By Laura Stack
Once upon a time, Big Tobacco used all kinds of misdirection, outright lies, and ads targeting young people to hook its target audience. Tobacco executives claimed tobacco wasn’t addictive well until the mid-1990s, and for a while even pretended it was good for you. For decades, they denied tobacco use caused cancer, emphysema, and other ailments, despite knowing otherwise, until the scientific evidence became so weighty it forced the industry’s collective mouth shut.
Big Marijuana has employed many of the same tactics, arguments, claims, and excuses. It also contributes large sums of money to legalization initiatives wherever it can. By the time “Potzilla” began to get its act together, medical science had already recognized cannabis addiction, as well as its associated Substance Use Disorder (SUD). So, the actors within nascent Big Marijuana knew they were spreading a poison that ensnared misinformed and uninformed consumers, including children.
As a result, from the very beginning, marijuana proponents have been forced to lobby heavily and spread around a great deal of money to convince politicians—sometimes via pressure from the public, sometimes directly—to legalize marijuana in various states and territories. It always seems to start with “medical” marijuana to get a foot in the door, then escalates to legalizing marijuana for recreational use. Johnny was able to get a “medical” marijuana card when we turned 18, and he had NO physical problems, chronic conditions, or debilitating issues. As of March 2021, recreational marijuana is legal in 15 states.
Unfortunately, Potzilla hasn’t been alone in its efforts to legalize marijuana. If it were, marijuana would likely still be illegal everywhere in the U.S. But other sources, some with very deep pockets, have poured money into the effort, or otherwise helped make it happen. Let’s look at the worst culprits.
Big Tobacco and Big Pharma
Big Tobacco, Big Pharma, and Big Alcohol used to fund anti-pot research and initiatives, but most companies in both categories have decided the best way to handle the burgeoning Big Marijuana movement is to join it. While some observers have described painkiller makers as “terrified” of legal pot, leading them to fighting legalization, more recently Big Pharma has decided to take control of the medical action. There’s still some worry, though; one pro-cannabis site claims the large pharmaceutical companies will lose up to $4 billion a year if marijuana becomes legal in all 50 states.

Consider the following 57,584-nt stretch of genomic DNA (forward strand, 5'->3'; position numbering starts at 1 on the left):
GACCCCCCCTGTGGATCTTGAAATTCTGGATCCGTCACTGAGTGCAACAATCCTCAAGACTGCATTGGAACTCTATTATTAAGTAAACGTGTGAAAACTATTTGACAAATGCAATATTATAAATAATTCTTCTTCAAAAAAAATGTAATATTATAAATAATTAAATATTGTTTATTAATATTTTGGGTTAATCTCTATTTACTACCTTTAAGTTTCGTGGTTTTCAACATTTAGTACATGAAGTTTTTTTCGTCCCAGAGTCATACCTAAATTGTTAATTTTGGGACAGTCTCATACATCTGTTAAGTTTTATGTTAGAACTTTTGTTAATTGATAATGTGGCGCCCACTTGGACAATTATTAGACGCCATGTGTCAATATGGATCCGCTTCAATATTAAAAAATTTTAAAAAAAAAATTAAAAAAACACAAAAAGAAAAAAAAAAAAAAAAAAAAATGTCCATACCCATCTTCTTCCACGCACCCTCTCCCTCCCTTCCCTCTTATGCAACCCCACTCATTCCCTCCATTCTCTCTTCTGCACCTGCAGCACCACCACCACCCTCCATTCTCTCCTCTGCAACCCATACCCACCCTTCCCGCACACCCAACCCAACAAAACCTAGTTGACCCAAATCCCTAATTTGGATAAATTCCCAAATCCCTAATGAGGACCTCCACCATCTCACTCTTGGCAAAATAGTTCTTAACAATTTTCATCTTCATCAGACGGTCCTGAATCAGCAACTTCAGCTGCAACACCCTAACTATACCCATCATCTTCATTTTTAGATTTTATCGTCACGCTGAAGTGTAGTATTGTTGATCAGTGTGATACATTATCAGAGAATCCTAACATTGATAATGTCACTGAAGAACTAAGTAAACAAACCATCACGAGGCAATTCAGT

Phillip Morris and other tobacco companies were already making plans to build Big Marijuana back in the 1970s, and Big Tobacco continues to move forward in its takeover. They certainly have the money and know-how to do so. Just one example: Atria, one of the largest tobacco companies on Earth, spent $1.8 billion to buy a multinational marijuana business in 2018, staking its claim in the legal pot arena. Like the other tobacco companies interested in Potzilla profits, they quickly began lobbying for cannabis-friendly laws in Congress and state legislatures.
Ballot initiatives have become big business, attracting the attention of the super-wealthy in recent years. In 2017, National Families in Action identified three billionaires active in marijuana legalization, based on research into marijuana-related ballot initiatives between 1996 and 2016:
- Peter Lewis, head of Progressive Insurance, has invested millions in the Marijuana Policy Project to create and support numerous ballot initiatives in a number of states, many of which have passed. Even non-residents of those states could contribute, and they did.
- Investor George Soros has done the same with his Drug Policy Alliance. He also backs legalization efforts in his own name through his Open Society Institute. The New York-based Institute, according to National Families in Action, now has a goal of legalizing all drugs, with the director arguing in a TED Talk, “Our desire to alter our consciousness may be as fundamental as our desire for food, companionship, and sex.”